Graduating senior Katie Sweeney (Cowell, ’16, community studies) has been awarded the fifth Gabriel Zimmerman Memorial Scholarship named for the 2002 UC Santa Cruz graduate killed in the January 2011 shooting in Tucson that wounded U.S. Rep. Gabrielle Giffords (D-Ariz.).
More than $100,000 has been raised for the endowment to award an annual $2,500 scholarship to a social sciences student committed to social justice and public service. More than 520 alumni, community members, and friends of Zimmerman (Stevenson, sociology) have contributed since the fund was created soon after Zimmerman’s death. The fund has grown to a size where two annual scholarships may be awarded in the future.
At age 11, Sweeney lost her mother to cancer. Two years ago she received a $10,000 grant from the Livestrong Foundation to start a campus chapter of Camp Kesem, a summer program that supports children coping with a parent with cancer. She has since raised $180,000 to expand the camp. In addition, as a student, Sweeney volunteered at Barrios Unidos and was a resident advisor at Cowell College.
She also trained as a lead investigator at the Santa Cruz Public Defender’s Office to examine domestic violence, battery, petty theft, and alcohol cases, and is considering law school and the Peace Corps after graduation.
“I believe Katie Sweeney exemplifies the values and commitment to public service exemplified in the all-too-brief life and work of Gabriel Zimmerman,” faculty advisor Mary Beth Pudup wrote in her nomination letter.
“Katie stands for justice and social change,” said Andrea Steiner, a lecturer in Community Studies, speaking at the May 26 Social Sciences Student Awards Luncheon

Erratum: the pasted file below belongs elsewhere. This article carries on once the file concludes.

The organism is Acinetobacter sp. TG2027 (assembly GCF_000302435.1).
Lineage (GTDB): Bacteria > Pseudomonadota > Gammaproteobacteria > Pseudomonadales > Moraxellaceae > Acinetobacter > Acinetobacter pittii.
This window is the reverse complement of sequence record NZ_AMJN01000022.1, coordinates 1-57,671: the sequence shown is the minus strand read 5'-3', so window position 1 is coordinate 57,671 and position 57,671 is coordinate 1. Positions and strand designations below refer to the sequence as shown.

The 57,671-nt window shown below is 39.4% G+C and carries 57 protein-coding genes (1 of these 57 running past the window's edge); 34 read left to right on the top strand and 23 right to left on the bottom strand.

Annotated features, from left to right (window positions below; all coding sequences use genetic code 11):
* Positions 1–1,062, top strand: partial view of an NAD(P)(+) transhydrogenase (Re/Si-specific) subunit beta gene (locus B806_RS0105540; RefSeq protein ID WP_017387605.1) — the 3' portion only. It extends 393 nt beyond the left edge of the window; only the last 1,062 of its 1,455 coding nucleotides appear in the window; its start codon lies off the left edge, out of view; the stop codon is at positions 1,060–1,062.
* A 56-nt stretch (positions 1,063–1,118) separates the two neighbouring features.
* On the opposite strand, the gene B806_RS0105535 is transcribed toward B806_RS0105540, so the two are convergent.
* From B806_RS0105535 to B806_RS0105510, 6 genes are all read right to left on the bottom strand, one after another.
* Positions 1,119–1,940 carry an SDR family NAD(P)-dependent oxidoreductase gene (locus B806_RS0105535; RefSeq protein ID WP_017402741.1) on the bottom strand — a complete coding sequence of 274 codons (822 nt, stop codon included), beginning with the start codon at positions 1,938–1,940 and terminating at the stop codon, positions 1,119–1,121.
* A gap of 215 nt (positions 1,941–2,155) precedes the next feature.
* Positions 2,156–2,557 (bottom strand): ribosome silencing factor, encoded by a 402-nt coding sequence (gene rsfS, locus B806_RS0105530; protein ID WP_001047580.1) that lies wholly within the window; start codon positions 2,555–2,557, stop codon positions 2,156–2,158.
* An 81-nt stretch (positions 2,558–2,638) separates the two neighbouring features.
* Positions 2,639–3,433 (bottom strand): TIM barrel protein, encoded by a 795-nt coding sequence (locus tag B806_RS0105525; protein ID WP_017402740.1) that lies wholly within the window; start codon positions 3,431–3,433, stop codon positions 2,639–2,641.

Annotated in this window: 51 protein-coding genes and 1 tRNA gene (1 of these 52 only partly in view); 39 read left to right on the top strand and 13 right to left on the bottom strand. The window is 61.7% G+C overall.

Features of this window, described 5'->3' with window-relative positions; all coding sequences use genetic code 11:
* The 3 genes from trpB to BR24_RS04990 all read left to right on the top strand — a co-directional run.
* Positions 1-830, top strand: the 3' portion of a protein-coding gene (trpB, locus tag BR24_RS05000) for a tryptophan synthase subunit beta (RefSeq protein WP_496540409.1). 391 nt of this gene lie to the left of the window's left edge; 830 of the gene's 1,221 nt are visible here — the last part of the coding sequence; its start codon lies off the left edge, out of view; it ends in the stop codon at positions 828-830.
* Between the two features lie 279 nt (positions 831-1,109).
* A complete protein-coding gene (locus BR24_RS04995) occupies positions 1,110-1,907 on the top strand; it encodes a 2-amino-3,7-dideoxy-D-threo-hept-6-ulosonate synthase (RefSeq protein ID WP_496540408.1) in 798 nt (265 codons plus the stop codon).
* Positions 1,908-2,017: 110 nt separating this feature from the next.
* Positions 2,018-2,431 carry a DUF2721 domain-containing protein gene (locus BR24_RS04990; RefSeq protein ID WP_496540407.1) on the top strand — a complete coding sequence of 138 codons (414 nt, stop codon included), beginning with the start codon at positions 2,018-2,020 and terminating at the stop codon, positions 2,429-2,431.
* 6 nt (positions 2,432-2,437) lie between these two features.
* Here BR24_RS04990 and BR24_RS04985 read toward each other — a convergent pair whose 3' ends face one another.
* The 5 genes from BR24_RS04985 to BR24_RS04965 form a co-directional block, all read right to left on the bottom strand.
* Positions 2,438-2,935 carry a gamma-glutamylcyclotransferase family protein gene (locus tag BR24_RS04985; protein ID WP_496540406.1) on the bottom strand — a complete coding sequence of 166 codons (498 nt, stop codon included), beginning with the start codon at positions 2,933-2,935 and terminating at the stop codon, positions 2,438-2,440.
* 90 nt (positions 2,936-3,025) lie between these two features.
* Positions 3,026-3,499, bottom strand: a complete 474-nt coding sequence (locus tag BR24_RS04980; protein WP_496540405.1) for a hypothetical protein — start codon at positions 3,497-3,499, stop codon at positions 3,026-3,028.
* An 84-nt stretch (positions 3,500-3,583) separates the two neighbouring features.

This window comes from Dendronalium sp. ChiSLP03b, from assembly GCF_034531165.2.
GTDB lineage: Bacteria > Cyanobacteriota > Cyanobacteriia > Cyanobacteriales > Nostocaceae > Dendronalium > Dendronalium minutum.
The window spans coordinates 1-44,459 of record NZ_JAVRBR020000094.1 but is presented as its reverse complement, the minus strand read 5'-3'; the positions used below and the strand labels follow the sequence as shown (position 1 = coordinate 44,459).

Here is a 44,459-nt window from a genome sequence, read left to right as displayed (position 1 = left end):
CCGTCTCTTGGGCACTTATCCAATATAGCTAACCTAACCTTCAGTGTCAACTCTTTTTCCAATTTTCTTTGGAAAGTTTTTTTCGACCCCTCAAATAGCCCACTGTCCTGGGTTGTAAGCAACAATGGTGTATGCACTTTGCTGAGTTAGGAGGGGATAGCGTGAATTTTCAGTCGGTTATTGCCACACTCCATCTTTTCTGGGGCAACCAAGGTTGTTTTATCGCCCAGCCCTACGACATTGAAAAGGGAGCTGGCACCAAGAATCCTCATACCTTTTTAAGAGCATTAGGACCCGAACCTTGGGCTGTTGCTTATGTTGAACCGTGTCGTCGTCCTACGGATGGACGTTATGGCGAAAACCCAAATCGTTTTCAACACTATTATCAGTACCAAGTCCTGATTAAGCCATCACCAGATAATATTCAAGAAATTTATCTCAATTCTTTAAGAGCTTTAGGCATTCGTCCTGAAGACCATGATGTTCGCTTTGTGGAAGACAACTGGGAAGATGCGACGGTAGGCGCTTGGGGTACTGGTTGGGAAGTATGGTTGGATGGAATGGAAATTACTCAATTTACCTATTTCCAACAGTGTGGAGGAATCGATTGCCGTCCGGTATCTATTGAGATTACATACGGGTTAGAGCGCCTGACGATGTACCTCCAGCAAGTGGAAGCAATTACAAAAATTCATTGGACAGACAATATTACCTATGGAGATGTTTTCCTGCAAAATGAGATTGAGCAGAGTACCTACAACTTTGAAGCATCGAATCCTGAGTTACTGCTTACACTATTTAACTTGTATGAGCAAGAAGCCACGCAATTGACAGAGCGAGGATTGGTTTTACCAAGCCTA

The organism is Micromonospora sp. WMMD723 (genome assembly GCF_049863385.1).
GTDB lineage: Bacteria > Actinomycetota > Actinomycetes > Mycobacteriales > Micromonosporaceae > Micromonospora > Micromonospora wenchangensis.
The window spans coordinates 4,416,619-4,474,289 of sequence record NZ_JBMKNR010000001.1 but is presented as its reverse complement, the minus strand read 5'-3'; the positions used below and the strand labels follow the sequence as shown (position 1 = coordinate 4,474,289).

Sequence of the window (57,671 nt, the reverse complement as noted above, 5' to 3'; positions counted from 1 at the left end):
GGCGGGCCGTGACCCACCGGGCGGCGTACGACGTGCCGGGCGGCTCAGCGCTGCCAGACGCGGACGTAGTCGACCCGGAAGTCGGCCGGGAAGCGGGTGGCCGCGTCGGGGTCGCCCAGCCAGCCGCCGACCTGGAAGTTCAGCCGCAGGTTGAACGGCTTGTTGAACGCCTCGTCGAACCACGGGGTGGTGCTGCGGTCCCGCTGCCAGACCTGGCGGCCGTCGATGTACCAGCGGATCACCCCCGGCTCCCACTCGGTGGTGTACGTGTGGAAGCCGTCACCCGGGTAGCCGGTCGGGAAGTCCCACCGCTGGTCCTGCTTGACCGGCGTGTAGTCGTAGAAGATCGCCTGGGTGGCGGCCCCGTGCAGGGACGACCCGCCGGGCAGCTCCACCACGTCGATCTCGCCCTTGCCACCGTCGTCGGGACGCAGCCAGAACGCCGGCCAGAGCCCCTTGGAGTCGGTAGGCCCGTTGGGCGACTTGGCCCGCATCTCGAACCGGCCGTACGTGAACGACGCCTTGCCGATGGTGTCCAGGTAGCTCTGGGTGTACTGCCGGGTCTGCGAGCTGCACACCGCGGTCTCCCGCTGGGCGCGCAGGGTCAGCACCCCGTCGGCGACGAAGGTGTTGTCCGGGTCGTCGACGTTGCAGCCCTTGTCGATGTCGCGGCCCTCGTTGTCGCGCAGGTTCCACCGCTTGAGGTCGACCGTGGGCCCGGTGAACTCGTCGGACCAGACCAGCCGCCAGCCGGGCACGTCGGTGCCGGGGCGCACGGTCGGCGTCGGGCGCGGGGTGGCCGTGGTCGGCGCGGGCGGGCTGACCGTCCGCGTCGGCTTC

Helping present the award was Ian Zimmerman, Gabe Zimmerman’s cousin. He thanked UC Santa Cruz and the fund’s many donors for helping keep his cousin’s memory fresh.
Also attending were the first Zimmerman scholarship winner, Yethzéll Díaz (College Nine, ’12, Latin American and Latino studies and sociology) and the 2014 winner Arash Mohajerinejad (Oakes, ’14, sociology).
Díaz, who now works for Digital Nest, the Watsonville non-profit founded by alumnus Jacob Martinez (Oakes '04, ecology and evolutionary biology) to bridge the digital divide, reflected how she was deeply honored to be the inaugural recipient.
A job in public service means being a public servant, engaging day in and day out with lived experiences. It is a process that we celebrate today, she added.
Mohajerinejad, who fled his native Iran in 2003 after taking part in student protests, said he traveled to Tucson six months ago to pay his respects to Zimmerman. "I went to the place of tragedy to feel and connect him better and understand the tragedy with my soul," said Mohajerinejad who lives in the East Bay.
“No matter where you are there is always violence,” he said. “I feel I have a duty to fight against the violence we are facing here and Gabriel is the light.”
Social Sciences Dean Sheldon Kamieniecki served as the master of ceremonies. “Throughout the luncheon we heard stories of students who have overcome great obstacles and engaged in amazing research and volunteer activities,” Kamieniecki said.
Also honored were 10 undergraduates who received a Dean’s Award for an outstanding undergraduate research project–including three who received a Chancellor’s Award. Also recognized were this year’s recipients of the Keeley Coastal Scholarship, Walsh Scholarship, Weiss Family Scholarship, and the Milam McGinty Kaun Award for Excellence in Teaching.